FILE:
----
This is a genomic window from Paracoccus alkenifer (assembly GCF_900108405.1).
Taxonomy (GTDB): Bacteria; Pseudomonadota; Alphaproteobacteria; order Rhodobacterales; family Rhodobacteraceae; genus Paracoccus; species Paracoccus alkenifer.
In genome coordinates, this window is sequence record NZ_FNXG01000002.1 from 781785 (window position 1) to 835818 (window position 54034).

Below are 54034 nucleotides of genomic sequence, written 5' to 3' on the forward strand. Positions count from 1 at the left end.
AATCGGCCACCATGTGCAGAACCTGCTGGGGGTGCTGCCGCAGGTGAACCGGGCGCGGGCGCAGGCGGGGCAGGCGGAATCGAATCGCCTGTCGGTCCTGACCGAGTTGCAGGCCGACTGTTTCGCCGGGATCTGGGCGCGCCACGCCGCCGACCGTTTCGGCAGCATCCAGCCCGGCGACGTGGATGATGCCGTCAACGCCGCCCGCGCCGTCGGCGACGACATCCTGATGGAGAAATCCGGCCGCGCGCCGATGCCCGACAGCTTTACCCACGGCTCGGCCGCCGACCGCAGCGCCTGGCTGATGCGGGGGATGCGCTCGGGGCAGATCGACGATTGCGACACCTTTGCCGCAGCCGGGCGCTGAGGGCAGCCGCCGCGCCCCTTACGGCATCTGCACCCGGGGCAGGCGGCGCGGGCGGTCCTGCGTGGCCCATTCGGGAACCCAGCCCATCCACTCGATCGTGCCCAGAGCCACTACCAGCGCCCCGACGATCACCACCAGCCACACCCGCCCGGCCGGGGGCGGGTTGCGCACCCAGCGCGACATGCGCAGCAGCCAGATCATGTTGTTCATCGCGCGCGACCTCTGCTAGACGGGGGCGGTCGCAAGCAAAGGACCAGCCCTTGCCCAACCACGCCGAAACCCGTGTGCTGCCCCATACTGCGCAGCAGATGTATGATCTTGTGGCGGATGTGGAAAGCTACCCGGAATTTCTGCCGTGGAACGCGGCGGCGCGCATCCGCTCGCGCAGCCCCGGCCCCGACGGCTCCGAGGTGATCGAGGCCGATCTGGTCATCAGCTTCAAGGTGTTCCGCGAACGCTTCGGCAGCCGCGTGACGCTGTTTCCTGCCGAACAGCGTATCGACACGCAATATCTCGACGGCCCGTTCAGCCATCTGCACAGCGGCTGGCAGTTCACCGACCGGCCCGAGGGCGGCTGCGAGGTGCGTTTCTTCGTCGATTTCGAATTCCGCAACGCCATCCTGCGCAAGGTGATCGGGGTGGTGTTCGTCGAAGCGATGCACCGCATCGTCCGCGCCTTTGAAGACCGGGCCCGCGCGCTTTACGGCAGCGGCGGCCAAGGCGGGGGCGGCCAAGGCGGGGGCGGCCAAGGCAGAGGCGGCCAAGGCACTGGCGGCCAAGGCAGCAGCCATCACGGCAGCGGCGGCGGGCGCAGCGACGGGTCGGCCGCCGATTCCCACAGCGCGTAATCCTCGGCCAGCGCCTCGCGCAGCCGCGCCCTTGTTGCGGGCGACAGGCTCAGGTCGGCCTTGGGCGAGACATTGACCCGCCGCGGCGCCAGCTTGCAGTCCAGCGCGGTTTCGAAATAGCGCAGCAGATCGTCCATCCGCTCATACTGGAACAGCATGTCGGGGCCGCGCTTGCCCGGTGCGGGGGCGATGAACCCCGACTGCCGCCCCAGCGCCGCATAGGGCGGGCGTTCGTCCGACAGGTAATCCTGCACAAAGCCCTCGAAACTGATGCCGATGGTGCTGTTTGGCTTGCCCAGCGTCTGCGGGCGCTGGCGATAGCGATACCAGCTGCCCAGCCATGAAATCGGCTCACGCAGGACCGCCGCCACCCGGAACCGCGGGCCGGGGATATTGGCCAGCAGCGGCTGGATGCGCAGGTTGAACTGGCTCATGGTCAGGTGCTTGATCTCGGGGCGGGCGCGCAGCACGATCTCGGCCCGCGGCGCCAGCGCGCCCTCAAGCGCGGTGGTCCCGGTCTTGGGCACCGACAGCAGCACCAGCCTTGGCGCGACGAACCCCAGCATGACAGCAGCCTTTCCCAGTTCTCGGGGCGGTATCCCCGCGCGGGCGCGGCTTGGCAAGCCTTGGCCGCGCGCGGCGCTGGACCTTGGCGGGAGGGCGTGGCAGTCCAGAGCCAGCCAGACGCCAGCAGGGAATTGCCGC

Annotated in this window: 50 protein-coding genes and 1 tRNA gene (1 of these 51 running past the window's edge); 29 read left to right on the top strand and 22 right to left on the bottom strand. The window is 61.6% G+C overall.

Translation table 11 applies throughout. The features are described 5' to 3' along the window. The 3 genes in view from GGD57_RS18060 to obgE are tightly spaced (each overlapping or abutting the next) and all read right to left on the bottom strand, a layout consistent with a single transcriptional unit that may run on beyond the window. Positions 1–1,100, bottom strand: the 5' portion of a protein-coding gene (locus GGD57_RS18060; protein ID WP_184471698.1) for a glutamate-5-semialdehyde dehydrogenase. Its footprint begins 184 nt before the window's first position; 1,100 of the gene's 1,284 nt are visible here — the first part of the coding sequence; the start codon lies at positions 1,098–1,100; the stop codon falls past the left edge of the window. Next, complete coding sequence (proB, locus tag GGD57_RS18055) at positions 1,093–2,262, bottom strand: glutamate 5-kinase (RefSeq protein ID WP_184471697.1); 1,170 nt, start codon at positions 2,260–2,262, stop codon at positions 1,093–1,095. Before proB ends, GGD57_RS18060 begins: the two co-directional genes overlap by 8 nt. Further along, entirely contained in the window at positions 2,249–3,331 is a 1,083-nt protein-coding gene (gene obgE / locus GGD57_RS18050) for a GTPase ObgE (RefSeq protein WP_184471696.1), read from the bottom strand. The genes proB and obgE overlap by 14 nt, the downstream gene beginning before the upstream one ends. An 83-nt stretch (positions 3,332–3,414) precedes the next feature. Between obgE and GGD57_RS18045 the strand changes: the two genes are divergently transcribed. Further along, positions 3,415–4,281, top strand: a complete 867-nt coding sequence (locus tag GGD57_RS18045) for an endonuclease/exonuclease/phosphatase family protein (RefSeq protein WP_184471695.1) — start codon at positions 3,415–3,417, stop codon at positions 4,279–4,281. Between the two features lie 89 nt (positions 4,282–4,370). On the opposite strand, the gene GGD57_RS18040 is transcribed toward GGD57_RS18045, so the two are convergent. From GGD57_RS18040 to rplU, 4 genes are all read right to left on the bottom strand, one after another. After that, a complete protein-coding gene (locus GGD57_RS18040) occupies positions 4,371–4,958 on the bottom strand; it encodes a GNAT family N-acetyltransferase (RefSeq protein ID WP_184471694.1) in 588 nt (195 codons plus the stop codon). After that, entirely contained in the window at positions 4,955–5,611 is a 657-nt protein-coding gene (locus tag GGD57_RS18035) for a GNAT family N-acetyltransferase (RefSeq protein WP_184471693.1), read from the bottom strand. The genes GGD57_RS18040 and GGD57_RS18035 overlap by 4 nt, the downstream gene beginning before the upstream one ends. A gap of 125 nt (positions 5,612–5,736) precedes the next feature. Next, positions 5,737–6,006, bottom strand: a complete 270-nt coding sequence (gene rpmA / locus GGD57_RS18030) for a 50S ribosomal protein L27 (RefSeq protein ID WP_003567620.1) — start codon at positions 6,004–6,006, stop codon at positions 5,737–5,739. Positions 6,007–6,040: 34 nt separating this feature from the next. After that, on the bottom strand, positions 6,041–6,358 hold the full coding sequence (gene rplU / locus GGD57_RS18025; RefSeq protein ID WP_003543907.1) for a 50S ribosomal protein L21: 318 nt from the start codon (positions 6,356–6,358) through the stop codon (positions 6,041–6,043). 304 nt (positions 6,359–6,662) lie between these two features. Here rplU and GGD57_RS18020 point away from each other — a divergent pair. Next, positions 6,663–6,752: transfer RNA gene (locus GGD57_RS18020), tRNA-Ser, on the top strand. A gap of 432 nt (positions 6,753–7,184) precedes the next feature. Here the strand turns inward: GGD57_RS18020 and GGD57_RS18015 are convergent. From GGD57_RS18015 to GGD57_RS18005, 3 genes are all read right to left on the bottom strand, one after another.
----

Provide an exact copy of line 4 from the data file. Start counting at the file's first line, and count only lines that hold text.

Below are 54034 nucleotides of genomic sequence, written 5' to 3' on the forward strand. Positions count from 1 at the left end.